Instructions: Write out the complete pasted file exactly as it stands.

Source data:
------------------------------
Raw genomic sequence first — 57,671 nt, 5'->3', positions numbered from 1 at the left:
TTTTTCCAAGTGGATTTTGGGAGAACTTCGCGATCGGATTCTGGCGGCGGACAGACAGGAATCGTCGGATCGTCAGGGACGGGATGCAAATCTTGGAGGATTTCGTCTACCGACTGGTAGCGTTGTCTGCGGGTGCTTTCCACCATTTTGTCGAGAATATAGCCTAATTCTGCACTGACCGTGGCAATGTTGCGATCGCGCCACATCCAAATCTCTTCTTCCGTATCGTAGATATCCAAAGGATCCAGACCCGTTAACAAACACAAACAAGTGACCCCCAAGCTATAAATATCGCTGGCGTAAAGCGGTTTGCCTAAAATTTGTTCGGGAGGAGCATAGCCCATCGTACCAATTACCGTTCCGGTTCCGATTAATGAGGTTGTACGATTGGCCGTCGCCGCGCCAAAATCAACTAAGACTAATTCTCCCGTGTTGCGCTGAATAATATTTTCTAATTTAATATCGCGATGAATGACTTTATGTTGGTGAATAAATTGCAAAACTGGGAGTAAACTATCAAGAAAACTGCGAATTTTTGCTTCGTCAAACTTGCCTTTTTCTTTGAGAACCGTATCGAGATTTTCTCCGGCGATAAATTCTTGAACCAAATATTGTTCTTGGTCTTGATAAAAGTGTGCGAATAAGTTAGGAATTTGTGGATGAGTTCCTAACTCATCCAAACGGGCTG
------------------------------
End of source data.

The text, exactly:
Raw genomic sequence first — 57,671 nt, 5'->3', positions numbered from 1 at the left:
TTTTTCCAAGTGGATTTTGGGAGAACTTCGCGATCGGATTCTGGCGGCGGACAGACAGGAATCGTCGGATCGTCAGGGACGGGATGCAAATCTTGGAGGATTTCGTCTACCGACTGGTAGCGTTGTCTGCGGGTGCTTTCCACCATTTTGTCGAGAATATAGCCTAATTCTGCACTGACCGTGGCAATGTTGCGATCGCGCCACATCCAAATCTCTTCTTCCGTATCGTAGATATCCAAAGGATCCAGACCCGTTAACAAACACAAACAAGTGACCCCCAAGCTATAAATATCGCTGGCGTAAAGCGGTTTGCCTAAAATTTGTTCGGGAGGAGCATAGCCCATCGTACCAATTACCGTTCCGGTTCCGATTAATGAGGTTGTACGATTGGCCGTCGCCGCGCCAAAATCAACTAAGACTAATTCTCCCGTGTTGCGCTGAATAATATTTTCTAATTTAATATCGCGATGAATGACTTTATGTTGGTGAATAAATTGCAAAACTGGGAGTAAACTATCAAGAAAACTGCGAATTTTTGCTTCGTCAAACTTGCCTTTTTCTTTGAGAACCGTATCGAGATTTTCTCCGGCGATAAATTCTTGAACCAAATATTGTTCTTGGTCTTGATAAAAGTGTGCGAATAAGTTAGGAATTTGTGGATGAGTTCCTAACTCATCCAAACGGGCTG